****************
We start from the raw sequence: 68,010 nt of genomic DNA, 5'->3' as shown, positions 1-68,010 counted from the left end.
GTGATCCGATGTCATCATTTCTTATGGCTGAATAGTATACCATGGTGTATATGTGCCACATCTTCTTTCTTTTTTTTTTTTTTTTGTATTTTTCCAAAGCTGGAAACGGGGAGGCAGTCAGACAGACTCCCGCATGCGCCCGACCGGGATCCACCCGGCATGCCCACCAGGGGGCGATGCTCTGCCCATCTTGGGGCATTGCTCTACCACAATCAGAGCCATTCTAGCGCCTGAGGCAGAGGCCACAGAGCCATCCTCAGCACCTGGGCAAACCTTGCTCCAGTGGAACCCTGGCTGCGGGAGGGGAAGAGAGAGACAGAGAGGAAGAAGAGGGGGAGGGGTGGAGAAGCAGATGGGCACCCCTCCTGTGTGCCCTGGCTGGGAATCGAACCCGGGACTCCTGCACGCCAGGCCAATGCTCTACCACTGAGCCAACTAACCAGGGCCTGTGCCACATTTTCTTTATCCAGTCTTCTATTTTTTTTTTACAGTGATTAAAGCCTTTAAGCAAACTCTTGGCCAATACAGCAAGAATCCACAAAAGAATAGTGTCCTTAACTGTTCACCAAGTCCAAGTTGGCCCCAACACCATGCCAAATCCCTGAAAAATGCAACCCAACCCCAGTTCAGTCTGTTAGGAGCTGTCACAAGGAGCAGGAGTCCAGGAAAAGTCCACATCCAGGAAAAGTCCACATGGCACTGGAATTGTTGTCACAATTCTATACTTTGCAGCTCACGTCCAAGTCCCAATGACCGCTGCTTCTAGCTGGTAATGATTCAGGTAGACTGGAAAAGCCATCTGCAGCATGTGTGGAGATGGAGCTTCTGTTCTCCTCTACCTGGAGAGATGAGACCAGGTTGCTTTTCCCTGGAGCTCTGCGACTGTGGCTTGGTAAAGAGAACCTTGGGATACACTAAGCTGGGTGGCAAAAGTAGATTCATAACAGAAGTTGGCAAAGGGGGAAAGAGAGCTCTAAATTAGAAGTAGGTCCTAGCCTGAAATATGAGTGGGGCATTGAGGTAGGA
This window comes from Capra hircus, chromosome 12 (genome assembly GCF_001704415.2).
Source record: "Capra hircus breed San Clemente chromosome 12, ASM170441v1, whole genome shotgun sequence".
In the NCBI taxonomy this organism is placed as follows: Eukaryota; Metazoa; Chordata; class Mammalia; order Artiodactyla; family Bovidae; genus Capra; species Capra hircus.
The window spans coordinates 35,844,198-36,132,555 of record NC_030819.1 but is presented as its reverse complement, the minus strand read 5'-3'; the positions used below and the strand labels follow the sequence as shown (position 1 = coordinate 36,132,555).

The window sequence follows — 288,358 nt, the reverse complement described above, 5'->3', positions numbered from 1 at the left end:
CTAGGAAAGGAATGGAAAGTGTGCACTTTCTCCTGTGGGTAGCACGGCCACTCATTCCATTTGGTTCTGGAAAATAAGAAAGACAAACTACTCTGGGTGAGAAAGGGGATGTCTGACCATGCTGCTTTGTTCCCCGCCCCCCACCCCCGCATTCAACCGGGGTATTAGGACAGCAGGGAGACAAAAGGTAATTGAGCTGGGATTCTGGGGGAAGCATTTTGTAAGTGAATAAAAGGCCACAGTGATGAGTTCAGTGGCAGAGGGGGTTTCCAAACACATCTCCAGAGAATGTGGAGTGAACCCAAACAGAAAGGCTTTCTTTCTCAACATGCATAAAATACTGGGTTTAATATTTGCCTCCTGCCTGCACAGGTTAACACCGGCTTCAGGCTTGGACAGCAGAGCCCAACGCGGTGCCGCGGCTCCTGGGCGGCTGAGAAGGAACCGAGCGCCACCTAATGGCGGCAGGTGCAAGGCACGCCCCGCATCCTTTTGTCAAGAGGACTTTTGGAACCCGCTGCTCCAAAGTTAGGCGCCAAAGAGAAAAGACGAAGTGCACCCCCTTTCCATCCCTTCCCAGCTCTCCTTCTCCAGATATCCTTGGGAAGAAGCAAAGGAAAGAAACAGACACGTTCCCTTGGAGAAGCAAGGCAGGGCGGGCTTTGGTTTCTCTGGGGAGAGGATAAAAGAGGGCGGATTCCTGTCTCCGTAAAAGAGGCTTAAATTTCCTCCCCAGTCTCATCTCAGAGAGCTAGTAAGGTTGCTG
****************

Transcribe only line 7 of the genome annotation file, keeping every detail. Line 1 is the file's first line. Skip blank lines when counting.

The window sequence follows — 288,358 nt, the reverse complement described above, 5'->3', positions numbered from 1 at the left end: